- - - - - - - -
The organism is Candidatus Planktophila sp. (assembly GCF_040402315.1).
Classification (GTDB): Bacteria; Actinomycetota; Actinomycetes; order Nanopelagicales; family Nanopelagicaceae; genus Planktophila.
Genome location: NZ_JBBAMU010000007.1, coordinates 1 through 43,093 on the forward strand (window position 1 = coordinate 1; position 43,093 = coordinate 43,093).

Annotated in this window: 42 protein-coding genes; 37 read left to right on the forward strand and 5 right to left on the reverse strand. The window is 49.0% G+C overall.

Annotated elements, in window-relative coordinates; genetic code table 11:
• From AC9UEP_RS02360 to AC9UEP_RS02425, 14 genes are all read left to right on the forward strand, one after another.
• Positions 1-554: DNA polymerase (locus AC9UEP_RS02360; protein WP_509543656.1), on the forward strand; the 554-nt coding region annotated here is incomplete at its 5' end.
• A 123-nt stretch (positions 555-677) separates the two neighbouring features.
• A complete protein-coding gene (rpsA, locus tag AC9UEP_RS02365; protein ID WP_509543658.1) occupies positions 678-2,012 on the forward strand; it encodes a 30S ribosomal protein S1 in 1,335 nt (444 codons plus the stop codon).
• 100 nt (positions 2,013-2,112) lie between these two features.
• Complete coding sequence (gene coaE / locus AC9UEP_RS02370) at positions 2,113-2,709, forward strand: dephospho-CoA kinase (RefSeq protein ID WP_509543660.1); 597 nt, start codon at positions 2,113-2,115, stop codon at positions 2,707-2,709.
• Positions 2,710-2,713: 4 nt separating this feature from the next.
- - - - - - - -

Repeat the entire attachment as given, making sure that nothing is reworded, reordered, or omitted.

The organism is Candidatus Planktophila sp. (assembly GCF_040402315.1).
Classification (GTDB): Bacteria; Actinomycetota; Actinomycetes; order Nanopelagicales; family Nanopelagicaceae; genus Planktophila.
Genome location: NZ_JBBAMU010000007.1, coordinates 1 through 43,093 on the forward strand (window position 1 = coordinate 1; position 43,093 = coordinate 43,093).

Annotated in this window: 42 protein-coding genes; 37 read left to right on the forward strand and 5 right to left on the reverse strand. The window is 49.0% G+C overall.

Annotated elements, in window-relative coordinates; genetic code table 11:
• From AC9UEP_RS02360 to AC9UEP_RS02425, 14 genes are all read left to right on the forward strand, one after another.
• Positions 1-554: DNA polymerase (locus AC9UEP_RS02360; protein WP_509543656.1), on the forward strand; the 554-nt coding region annotated here is incomplete at its 5' end.
• A 123-nt stretch (positions 555-677) separates the two neighbouring features.
• A complete protein-coding gene (rpsA, locus tag AC9UEP_RS02365; protein ID WP_509543658.1) occupies positions 678-2,012 on the forward strand; it encodes a 30S ribosomal protein S1 in 1,335 nt (444 codons plus the stop codon).
• 100 nt (positions 2,013-2,112) lie between these two features.
• Complete coding sequence (gene coaE / locus AC9UEP_RS02370) at positions 2,113-2,709, forward strand: dephospho-CoA kinase (RefSeq protein ID WP_509543660.1); 597 nt, start codon at positions 2,113-2,115, stop codon at positions 2,707-2,709.
• Positions 2,710-2,713: 4 nt separating this feature from the next.